A hydrogen vehicle at an Iwatani hydrogen fuel station in West Sacramento on July 25, 2023. Credit: Photo by Miguel Gutierrez Jr., CalMatters

Re: “Hardly anyone owns a hydrogen car. California may pay up to $300 million for fuel stations anyway

I drive a hydrogen fuel cell electric vehicle. The car is great, but there are not enough fueling stations – yet – to make this a viable option for many people.

California subsidized battery and hybrid EVs for decades. It took that long (and more than $5 per gallon gasoline) to make them a viable alternative for some drivers, but they are still not the best option for everyone. Range and charging times for electric vehicles have improved, but are still not as good as my Hyundai Nexo.

I can fill my car in minutes and leave with 375 miles in range. That is far preferable for people who drive a lot or live in apartment buildings where it is hard to install EV chargers.

And hydrogen can be carbon neutral. A system recently installed at the port of Long Beach uses landfill gas to make hydrogen, emitting less carbon than burning the gas and producing enough hydrogen to fill 240 fuel cell EVs per day.

Excess wind and solar energy can also be used to separate hydrogen from water with virtually no carbon output.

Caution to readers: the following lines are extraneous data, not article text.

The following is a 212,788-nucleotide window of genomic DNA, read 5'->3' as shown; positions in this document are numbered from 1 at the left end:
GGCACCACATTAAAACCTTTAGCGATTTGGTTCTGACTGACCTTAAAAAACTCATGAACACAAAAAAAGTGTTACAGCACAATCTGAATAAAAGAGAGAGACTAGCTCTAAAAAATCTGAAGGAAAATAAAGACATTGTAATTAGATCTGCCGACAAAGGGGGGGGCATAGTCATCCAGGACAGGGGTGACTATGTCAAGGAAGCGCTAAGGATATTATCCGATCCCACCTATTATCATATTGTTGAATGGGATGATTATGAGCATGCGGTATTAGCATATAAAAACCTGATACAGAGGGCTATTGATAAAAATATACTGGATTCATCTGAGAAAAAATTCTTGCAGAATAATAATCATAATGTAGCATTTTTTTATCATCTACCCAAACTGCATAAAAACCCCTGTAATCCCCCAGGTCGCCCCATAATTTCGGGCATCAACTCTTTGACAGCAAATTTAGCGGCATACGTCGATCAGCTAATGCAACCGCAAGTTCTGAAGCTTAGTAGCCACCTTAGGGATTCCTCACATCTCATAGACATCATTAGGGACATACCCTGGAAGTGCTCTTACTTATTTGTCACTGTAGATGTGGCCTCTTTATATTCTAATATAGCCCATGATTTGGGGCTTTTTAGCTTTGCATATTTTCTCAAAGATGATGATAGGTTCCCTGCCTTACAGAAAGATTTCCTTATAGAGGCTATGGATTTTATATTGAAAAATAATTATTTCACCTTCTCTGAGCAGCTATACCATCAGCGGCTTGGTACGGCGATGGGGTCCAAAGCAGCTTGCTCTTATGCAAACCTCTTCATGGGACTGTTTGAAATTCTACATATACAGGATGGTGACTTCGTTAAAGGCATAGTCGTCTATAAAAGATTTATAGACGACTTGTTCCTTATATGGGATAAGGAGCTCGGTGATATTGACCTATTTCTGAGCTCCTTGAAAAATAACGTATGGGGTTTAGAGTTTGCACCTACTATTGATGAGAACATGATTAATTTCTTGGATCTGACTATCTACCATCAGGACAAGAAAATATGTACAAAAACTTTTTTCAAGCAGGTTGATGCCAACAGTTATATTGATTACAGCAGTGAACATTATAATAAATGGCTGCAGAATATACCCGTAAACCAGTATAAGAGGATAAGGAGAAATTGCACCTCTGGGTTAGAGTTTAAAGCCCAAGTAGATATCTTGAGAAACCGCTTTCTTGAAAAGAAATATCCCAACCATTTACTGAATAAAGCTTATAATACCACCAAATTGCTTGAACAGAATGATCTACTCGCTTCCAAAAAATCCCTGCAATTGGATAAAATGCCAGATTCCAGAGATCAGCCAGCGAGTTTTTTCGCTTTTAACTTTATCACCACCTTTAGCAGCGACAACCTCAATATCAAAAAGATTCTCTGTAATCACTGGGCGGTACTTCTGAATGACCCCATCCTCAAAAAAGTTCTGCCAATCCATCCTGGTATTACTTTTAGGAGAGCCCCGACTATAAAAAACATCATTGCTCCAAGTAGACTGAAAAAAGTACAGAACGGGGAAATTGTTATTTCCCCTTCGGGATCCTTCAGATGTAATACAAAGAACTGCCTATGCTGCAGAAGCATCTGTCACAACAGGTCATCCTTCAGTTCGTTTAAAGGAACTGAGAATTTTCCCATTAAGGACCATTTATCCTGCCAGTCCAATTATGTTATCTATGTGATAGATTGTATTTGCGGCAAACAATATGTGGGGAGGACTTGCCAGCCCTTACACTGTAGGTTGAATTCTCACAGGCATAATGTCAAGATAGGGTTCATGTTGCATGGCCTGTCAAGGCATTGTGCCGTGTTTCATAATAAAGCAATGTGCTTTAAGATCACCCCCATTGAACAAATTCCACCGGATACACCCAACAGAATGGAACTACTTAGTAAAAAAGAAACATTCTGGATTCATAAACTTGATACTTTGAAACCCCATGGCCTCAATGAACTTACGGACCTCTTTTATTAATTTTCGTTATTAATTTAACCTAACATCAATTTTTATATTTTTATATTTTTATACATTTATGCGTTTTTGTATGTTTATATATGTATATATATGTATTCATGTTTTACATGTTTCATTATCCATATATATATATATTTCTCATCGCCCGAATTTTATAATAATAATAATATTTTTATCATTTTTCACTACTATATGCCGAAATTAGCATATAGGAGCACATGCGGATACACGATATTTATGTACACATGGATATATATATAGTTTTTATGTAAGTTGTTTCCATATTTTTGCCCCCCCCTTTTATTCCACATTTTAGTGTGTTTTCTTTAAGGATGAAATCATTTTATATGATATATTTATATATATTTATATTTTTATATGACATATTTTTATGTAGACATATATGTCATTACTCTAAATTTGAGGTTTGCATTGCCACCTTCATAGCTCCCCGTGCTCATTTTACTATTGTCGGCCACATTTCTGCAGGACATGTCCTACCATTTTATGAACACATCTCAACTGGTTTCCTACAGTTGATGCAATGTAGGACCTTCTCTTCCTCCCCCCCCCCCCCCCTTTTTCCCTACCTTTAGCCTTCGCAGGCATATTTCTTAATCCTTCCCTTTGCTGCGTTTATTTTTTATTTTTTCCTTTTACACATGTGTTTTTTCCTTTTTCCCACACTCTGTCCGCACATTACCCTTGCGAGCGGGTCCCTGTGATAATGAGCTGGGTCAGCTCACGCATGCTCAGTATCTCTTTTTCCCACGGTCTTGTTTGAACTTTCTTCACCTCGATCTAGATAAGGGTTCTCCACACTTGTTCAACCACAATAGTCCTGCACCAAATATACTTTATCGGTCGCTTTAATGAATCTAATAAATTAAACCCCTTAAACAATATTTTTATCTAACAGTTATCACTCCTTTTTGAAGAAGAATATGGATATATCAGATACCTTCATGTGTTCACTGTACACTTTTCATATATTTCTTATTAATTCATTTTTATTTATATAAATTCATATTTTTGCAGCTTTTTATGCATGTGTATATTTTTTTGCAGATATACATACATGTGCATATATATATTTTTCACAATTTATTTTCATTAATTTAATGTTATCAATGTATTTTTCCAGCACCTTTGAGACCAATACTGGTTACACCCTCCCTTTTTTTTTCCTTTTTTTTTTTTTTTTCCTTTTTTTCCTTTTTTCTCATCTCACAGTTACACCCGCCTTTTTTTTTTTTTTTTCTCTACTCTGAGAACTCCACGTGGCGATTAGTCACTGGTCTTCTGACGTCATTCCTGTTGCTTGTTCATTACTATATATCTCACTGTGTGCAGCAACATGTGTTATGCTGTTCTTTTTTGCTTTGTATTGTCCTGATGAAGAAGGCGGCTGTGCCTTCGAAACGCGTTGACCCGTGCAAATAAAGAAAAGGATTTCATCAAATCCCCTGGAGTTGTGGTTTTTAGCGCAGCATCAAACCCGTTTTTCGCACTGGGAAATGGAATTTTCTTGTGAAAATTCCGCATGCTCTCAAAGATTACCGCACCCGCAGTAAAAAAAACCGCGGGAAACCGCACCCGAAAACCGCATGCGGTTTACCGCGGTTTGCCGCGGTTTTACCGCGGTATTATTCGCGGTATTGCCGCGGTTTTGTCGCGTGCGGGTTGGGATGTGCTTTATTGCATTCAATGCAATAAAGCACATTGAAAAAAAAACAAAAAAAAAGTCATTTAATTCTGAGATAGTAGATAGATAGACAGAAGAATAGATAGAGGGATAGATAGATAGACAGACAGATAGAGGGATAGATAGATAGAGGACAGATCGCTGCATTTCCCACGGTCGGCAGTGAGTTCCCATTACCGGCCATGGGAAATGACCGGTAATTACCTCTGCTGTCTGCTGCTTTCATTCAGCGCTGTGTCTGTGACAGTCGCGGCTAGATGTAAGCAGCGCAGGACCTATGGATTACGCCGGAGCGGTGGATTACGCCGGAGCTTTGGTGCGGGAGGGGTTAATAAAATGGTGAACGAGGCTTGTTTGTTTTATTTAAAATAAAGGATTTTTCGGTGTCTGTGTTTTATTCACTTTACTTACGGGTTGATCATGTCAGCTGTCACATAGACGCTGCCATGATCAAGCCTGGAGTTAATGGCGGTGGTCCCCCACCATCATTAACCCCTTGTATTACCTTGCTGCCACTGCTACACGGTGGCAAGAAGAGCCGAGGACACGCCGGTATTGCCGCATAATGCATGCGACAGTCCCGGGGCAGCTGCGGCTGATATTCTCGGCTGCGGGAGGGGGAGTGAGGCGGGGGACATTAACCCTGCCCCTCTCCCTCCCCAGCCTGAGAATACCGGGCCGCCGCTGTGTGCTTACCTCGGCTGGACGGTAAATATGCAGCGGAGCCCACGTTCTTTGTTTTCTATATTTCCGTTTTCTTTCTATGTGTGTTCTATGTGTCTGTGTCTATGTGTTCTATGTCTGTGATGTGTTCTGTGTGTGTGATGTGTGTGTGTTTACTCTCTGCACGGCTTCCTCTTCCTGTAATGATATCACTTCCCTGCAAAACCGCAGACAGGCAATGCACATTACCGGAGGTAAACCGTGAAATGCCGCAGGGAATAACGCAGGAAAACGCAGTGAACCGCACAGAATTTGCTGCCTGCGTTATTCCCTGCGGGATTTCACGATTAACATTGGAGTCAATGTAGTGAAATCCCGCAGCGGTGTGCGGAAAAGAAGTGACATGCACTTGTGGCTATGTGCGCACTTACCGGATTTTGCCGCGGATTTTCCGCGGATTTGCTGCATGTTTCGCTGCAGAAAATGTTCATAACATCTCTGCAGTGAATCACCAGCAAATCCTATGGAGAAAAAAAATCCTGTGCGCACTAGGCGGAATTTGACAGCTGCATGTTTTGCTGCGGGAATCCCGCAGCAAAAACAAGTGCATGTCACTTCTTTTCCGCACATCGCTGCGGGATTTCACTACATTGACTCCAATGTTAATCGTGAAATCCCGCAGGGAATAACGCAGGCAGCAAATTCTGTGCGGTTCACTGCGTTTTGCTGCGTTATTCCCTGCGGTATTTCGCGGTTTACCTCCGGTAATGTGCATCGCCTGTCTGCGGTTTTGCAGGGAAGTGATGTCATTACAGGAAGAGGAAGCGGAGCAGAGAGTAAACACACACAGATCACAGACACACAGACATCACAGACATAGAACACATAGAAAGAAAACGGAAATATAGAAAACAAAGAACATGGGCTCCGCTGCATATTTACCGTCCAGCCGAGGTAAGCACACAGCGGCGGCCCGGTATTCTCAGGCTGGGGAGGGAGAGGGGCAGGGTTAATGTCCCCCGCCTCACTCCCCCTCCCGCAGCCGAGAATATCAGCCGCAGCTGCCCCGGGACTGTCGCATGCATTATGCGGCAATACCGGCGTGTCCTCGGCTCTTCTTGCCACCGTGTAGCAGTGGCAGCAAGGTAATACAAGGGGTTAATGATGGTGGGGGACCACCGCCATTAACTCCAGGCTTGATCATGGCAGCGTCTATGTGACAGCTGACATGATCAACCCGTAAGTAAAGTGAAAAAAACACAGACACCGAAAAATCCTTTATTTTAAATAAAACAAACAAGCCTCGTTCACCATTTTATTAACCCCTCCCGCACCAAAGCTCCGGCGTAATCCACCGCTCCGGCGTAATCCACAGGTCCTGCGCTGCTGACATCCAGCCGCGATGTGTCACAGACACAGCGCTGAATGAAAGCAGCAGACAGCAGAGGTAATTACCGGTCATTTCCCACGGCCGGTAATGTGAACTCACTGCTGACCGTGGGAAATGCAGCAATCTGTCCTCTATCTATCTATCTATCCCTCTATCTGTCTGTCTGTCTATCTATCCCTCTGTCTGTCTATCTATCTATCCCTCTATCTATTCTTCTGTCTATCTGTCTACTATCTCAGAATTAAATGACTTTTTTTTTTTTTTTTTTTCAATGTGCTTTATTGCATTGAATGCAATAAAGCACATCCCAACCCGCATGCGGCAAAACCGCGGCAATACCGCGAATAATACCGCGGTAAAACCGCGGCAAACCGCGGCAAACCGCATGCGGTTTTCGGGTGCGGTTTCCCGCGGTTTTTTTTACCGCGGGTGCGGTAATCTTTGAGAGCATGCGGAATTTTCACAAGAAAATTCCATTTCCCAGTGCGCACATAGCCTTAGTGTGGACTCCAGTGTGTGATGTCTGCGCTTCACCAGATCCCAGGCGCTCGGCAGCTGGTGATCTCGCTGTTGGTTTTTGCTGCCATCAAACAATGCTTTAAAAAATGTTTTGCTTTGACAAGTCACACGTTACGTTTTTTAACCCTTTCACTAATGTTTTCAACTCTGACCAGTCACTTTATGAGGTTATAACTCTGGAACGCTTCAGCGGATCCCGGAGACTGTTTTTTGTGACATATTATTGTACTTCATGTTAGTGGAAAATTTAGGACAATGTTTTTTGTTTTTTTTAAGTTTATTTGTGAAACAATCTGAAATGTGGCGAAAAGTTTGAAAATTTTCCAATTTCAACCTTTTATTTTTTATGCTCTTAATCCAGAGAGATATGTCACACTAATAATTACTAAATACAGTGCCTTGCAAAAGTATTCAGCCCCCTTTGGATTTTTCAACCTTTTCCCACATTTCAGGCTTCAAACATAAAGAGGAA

We need more transportation options to support California’s climate goals, not fewer. Hydrogen for personal vehicles should be part of the solution and California should continue making strategic investments in hydrogen until the chicken-or-egg dilemma is past us – as it has done with many other new energy technologies.

State leaders are divided over the role hydrogen will play in the energy transition over the next two decades. Proposed hydrogen blending projects that would transport hydrogen using natural gas pipelines are not worth the safety risk or emissions creation, says a policy advocate.

By Gregg Fishman. Gregg Fishman is a member of the Sacramento Municipal Utility District Board of Directors. This reaction reflects his opinion alone.

This article was originally published by CalMatters.